Saturday, September 13, 2008

Mobile number portability

Mobile number portability (MNP) also impacts the internet telephony, or VOIP (Voice over IP) business. A voice call originated in the VOIP environment which is routed to a mobile phone number of a traditional mobile carrier also faces challenges to reach its destination in case the mobile phone number is ported. Mobile number portability is a service that makes it possible for subscribers to keep their existing mobile phone number when changing their service provider (or mobile operator).

VoIP is clearly identified as a Least Cost Routing (LCR) system, which is based on checking the destination of each telephone call as it is made, and then sending the call via the network that will cost the customer the least. With GSM number portability now in place, LCR providers can no longer rely on using the network root prefix to determine how to route a call. Instead, they now need to know the actual network of every number before routing the call.

Therefore, VoIP solutions also need to handle MNP when routing a voice call. In countries without a central database like the UK it might be necessary to query the GSM network about the home network a mobile phone number belongs to. As VoIP starts to take off in the enterprise markets because of least cost routing options, it needs to provide a certain level of reliability when handling calls.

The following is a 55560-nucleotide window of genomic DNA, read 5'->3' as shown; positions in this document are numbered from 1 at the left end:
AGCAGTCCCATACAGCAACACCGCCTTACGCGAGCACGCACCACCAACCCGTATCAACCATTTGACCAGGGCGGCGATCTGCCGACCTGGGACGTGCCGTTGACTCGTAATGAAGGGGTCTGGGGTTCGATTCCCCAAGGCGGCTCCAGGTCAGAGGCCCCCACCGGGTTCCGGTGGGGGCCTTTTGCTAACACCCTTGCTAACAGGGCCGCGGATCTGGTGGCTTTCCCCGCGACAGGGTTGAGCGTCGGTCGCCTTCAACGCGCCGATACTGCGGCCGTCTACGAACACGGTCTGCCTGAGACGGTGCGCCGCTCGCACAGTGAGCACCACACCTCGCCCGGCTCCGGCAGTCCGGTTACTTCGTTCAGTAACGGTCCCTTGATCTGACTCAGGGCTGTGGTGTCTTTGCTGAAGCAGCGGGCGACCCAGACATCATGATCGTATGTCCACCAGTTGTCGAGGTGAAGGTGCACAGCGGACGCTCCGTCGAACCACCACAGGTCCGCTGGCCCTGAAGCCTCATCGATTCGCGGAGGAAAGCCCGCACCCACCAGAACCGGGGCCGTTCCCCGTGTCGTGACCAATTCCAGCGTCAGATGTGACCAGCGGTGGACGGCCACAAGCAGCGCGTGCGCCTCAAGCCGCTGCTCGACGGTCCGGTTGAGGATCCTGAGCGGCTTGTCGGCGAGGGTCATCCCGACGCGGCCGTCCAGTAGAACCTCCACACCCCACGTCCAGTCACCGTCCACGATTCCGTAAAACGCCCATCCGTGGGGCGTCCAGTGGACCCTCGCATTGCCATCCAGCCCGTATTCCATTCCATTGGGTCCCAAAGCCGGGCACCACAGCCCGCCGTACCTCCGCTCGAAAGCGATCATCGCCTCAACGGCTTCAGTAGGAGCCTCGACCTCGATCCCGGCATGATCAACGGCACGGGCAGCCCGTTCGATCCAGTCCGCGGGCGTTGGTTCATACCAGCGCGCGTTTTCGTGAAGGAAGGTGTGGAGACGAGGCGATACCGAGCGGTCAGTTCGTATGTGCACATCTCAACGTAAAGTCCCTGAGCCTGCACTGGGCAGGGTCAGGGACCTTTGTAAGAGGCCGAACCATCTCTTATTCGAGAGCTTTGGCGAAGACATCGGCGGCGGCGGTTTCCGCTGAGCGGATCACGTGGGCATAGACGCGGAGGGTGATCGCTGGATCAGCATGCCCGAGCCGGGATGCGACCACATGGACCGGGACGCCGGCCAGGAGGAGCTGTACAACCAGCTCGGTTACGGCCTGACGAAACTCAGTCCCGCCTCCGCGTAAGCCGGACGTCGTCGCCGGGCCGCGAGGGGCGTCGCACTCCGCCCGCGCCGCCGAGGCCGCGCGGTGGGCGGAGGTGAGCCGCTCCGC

MNP checks are important to assure that this quality of service is met; by handling MNP lookups before routing a call and assuring that the voice call will actually work, VoIP companies give businesses the necessary reliability they look for in an internet telephony provider. UK-based messaging operator Tyntec provides a Voice Network Query service, which helps not only traditional voice carriers but also VoIP providers to query the GSM network to find out the home network of a ported number.

In countries such as Singapore, the most recent Mobile number portability solution is expected to open the doors to new business opportunities for non-traditional telecommunication service providers like wireless broadband providers and voice over IP (VoIP) providers.

In November 2007, the Federal Communications Commission in the United States released an order extending number portability obligations to interconnected VoIP providers and carriers that support VoIP providers.

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